Staying ahead of trends in the ever-changing eCommerce space is a must if you want to remain competitive. Whether it's consumer behaviour, new technology or industry movements, we've broken down the most impactful changes to keep abreast of. We'll cover the following:
- What are the consumer trends?
- How is AI & tech involved?
- What are the digital trends?
- What are the industry insights?
It hardly needs pointing out that consumer trends are evolving each year, most notably post-pandemic. Australian shopping behaviour reports show that on average, 5.4 million households participate in online shopping each month1, a 39% increase since 2019. A survey conducted by Auspost, meanwhile, suggests that 93% of respondents said that they’d increase or maintain their current levels of online shopping.
So, with such high demand and growth in retailers across major industries, how are consumers selecting who they purchase from? Over half of shoppers (52%) indicate that they are more likely to purchase from companies that share their values2 and a 2022 survey showed that on average, nine in ten Australians are much more likely to purchase sustainable and ethically produced products and services3.
While growing challenges in online shopping increase the difficulty of entry, statistics show there are some proven methods to increase eCommerce conversions. Delivery times, for example, are one of the most important factors when consumers purchase from any eCommerce store, with 67% of consumers expecting an improvement in delivery speed. This makes it crucial for eCommerce merchants to select carriers that are not only reliable but also have a track record of fast deliveries with the least disruptions1. Shopify’s research also indicates that websites with a personalised customer experience using internal customer data are proven to lift revenue by 20% and reduce cart abandonment2.
AI & Other Tech
When it comes to technology, how has innovation contributed to the growth of the eCommerce industry? With the growing presence of AI and other forms of technology within our day-to-day lives, how are these technologies transforming online shopping?
Within our research, we've found that in the APAC region alone, 63% of consumers most commonly shop within a mobile app such as Amazon, eBay, ASOS3. With the majority of consumers now shopping on mobile devices, this has also created the necessity to ensure mobile applications perform at high speeds to prevent increases in bounce rates.
Auspost research conducted in 2022 found that 97% of Gen Z consumers say social media is their main source of inspiration on which products to procure and 62% of people aged 16 to 39 will buy products directly from their social feeds, on platforms such as Facebook, Instagram, TikTok and Snapchat4. Instagram shop revenues alone saw a 123% growth year on year from FY20 to FY21, with Instagram becoming the primary focus of marketing for many eCommerce stores4. According to recent social media statistics, 90.4% of global internet users are visiting an online retail site or store; 81.5% are searching online for products or services; and 76.8% are purchasing a product online1.
VR & voice search
With many companies now heavily investing in VR and voice search capabilities for their platforms, we’ve seen adoption of such technologies in day-to-day shopping trends. With almost one-third of Australian houses adopting voice search in their homes, eCommerce platforms are adapting their technology to complement voice search3. 71% of consumers also said that they’d be much more inclined to shop more often with eCommerce brands that use virtual reality (VR)5.
With the growth of eCommerce, what do businesses from the industry report from their internal findings in 2022? Auspost reports that they’ve committed an additional $400 million in 2022 to develop new facilities, technologies and a larger workforce to accommodate the growth in online sales, a total investment of $1 billion over the past three years since the beginning of the Covid-19 pandemic4.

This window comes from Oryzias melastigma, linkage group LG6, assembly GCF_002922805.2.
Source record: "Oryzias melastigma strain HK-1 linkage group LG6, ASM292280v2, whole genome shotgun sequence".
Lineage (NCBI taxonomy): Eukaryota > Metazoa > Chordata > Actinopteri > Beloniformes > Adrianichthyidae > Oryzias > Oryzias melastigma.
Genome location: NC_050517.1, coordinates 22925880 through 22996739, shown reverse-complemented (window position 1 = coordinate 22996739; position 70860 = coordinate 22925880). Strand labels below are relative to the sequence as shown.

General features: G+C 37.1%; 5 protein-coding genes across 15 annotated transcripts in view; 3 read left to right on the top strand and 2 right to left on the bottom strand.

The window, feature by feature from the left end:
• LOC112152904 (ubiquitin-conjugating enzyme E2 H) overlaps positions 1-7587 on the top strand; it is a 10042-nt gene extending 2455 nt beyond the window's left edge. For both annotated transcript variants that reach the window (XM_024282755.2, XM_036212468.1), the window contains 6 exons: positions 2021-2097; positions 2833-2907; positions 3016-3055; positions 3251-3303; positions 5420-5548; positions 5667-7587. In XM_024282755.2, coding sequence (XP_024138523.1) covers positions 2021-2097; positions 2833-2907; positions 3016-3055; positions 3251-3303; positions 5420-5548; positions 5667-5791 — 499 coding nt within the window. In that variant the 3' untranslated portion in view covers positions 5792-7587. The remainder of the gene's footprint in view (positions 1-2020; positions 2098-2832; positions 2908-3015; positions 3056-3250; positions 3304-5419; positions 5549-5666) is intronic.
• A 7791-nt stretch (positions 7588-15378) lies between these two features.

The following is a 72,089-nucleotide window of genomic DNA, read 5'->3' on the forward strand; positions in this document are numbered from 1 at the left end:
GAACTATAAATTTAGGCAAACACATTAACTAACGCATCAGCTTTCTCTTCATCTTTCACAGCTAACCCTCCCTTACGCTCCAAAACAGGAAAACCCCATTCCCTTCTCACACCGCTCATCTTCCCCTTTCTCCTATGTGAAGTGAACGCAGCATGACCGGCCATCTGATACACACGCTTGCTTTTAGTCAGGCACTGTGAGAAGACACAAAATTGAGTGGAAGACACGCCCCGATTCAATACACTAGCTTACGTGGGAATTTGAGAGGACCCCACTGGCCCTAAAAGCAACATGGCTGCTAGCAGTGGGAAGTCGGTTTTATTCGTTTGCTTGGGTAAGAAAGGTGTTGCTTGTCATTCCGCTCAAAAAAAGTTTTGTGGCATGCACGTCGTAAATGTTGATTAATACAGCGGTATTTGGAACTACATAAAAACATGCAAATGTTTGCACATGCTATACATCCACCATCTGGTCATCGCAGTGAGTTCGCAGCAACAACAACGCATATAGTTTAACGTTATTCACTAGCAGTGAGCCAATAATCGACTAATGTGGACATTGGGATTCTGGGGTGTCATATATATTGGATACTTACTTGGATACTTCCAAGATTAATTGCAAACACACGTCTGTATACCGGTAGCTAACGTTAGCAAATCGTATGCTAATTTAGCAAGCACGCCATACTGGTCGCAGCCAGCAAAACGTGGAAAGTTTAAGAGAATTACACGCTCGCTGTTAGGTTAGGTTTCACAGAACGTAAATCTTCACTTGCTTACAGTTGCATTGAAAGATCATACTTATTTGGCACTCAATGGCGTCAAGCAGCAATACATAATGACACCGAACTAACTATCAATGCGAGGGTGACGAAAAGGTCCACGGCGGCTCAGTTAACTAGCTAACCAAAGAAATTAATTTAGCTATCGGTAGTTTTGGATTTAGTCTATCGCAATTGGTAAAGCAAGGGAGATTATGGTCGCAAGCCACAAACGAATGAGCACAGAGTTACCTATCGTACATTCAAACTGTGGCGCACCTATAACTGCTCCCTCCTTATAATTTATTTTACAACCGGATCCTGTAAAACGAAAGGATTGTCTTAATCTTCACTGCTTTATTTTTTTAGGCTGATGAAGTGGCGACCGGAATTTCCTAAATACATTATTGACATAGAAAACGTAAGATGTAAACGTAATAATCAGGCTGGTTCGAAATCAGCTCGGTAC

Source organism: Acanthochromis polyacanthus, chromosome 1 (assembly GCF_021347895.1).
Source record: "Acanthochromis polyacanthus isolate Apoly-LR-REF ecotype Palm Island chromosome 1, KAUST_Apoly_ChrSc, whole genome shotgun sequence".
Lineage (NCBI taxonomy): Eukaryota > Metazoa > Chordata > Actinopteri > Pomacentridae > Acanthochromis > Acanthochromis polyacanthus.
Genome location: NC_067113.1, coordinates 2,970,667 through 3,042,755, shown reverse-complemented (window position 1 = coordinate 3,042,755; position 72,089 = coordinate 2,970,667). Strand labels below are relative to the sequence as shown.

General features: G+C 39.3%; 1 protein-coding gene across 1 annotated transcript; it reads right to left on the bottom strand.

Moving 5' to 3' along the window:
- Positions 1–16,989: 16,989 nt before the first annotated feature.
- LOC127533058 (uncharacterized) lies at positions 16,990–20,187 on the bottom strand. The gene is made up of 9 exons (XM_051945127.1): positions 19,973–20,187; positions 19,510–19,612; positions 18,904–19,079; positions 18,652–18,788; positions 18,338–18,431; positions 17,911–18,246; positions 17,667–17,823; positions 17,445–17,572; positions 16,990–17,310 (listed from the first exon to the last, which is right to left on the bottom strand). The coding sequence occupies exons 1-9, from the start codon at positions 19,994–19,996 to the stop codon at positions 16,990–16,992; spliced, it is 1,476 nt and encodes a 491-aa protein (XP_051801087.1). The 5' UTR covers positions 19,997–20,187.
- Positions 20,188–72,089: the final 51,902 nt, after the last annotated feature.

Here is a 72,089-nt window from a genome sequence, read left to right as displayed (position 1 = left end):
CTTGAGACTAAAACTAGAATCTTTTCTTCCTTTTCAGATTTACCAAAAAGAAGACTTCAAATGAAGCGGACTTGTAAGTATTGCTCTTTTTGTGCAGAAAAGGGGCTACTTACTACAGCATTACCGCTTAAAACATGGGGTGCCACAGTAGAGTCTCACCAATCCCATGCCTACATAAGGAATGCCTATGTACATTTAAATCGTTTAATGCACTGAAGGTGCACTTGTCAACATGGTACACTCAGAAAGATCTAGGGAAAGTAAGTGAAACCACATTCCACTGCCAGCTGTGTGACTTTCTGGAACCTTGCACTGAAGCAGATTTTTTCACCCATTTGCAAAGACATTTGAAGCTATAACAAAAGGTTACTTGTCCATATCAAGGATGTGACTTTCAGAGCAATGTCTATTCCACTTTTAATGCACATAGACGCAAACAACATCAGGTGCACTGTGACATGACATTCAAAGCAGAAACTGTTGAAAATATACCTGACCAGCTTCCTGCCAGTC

With eCommerce retail predicted to account for 20.4% of global retail by end of 2022, industries such as homeware and appliances saw the highest expenditure at 23.8%, followed by 16.3% in department stores, 15.3% at grocery and liquor online retailers, 12.4% for personal and recreational and 10.9% for fashion6. One in three medium-sized businesses estimates that over 25% of their capital expenses will go towards investing in eCommerce throughout 2022. These investments include technology, marketing, larger workforces and customer service4.
Reports by Roy Morgan found that a whopping 75% (approximately 16 million) of Australians aged 14+ are now aware of buy now pay later (BNPL) services7. ABC reported that there are now 5.9 million active accounts across various BNPL service providers and a survey of 1,746 Australians RFI Global for the Australian Finance Industry Association found that 38% of those surveyed had used one of the buy now pay later services. With Australians spending over $12 billion via buy now pay later services in FY20 - FY21, these services accounted for 1% of transactions online8. Statistics show that online retailers implementing buy now pay later are benefiting immensely especially with young adult consumers.
- In 2022 52% of shoppers are more likely to purchase from a company with shared values.2
- Personalization programs have proven to lift revenue by up to 20%, reduce cart abandonment, and increase customer satisfaction.2
- A recent survey revealed that 76% of online shoppers have made purchases on a site outside their own countries.6
- 9 in 10 Australian consumers are more likely to purchase ethical and sustainable products.3
- 79% of consumers say their experience in interacting with a brand is just as important as the products the brand offers.10
- 65% of consumers want to buy products from brands that demonstrate a genuine commitment to sustainable business practices.5
- More online purchases are made during the day compared to 2019, with an 11% drop in mid-evening (7pm to 10pm) purchases and an 11% rise in afternoon (2pm to 5pm) purchases.4
- Australia sits just above the global average for consumers who have bought physical goods online at least once in the past three months and made at least one cross-border purchase in the past year. 84% of respondents in Australia shop online at least once a month – four points above the rest.4
- 67% of consumers expect an increase in online delivery speed over the next 12 months.1
- 88% of businesses today have some form of sustainable practices and products. Of these, 34% have experienced improvements in customer loyalty and company culture as a result.4
- 93% of respondents in a recent survey said they’ll maintain or increase their online shopping activity in 2022.4
- 5.4 million households participate in online shopping each month.1
AI & Other Tech
- Voice search has become increasingly popular in Australian homes, with almost one-third of households now having a 'smart home'. By 2030, Asia Pacific is expected to account for 25% of the $400 billion Smart Home industry.3